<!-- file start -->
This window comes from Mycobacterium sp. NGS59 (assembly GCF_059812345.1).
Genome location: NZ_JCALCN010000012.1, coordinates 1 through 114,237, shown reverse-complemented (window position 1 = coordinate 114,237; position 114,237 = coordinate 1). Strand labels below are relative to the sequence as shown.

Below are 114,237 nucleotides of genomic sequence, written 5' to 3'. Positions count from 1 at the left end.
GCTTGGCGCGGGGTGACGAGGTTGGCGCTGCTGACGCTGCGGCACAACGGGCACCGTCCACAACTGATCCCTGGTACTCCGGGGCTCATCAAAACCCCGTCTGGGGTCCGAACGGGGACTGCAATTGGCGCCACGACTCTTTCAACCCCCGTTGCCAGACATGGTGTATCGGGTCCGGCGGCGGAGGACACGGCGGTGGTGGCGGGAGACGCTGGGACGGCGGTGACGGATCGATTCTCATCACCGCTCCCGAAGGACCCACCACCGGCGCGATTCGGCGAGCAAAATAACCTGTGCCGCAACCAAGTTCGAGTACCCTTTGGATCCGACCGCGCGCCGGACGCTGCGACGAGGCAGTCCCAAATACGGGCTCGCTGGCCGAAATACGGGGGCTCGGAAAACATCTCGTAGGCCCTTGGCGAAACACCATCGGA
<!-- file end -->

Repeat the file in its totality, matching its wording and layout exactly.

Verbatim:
This window comes from Mycobacterium sp. NGS59 (assembly GCF_059812345.1).
Genome location: NZ_JCALCN010000012.1, coordinates 1 through 114,237, shown reverse-complemented (window position 1 = coordinate 114,237; position 114,237 = coordinate 1). Strand labels below are relative to the sequence as shown.

Below are 114,237 nucleotides of genomic sequence, written 5' to 3'. Positions count from 1 at the left end.
GCTTGGCGCGGGGTGACGAGGTTGGCGCTGCTGACGCTGCGGCACAACGGGCACCGTCCACAACTGATCCCTGGTACTCCGGGGCTCATCAAAACCCCGTCTGGGGTCCGAACGGGGACTGCAATTGGCGCCACGACTCTTTCAACCCCCGTTGCCAGACATGGTGTATCGGGTCCGGCGGCGGAGGACACGGCGGTGGTGGCGGGAGACGCTGGGACGGCGGTGACGGATCGATTCTCATCACCGCTCCCGAAGGACCCACCACCGGCGCGATTCGGCGAGCAAAATAACCTGTGCCGCAACCAAGTTCGAGTACCCTTTGGATCCGACCGCGCGCCGGACGCTGCGACGAGGCAGTCCCAAATACGGGCTCGCTGGCCGAAATACGGGGGCTCGGAAAACATCTCGTAGGCCCTTGGCGAAACACCATCGGA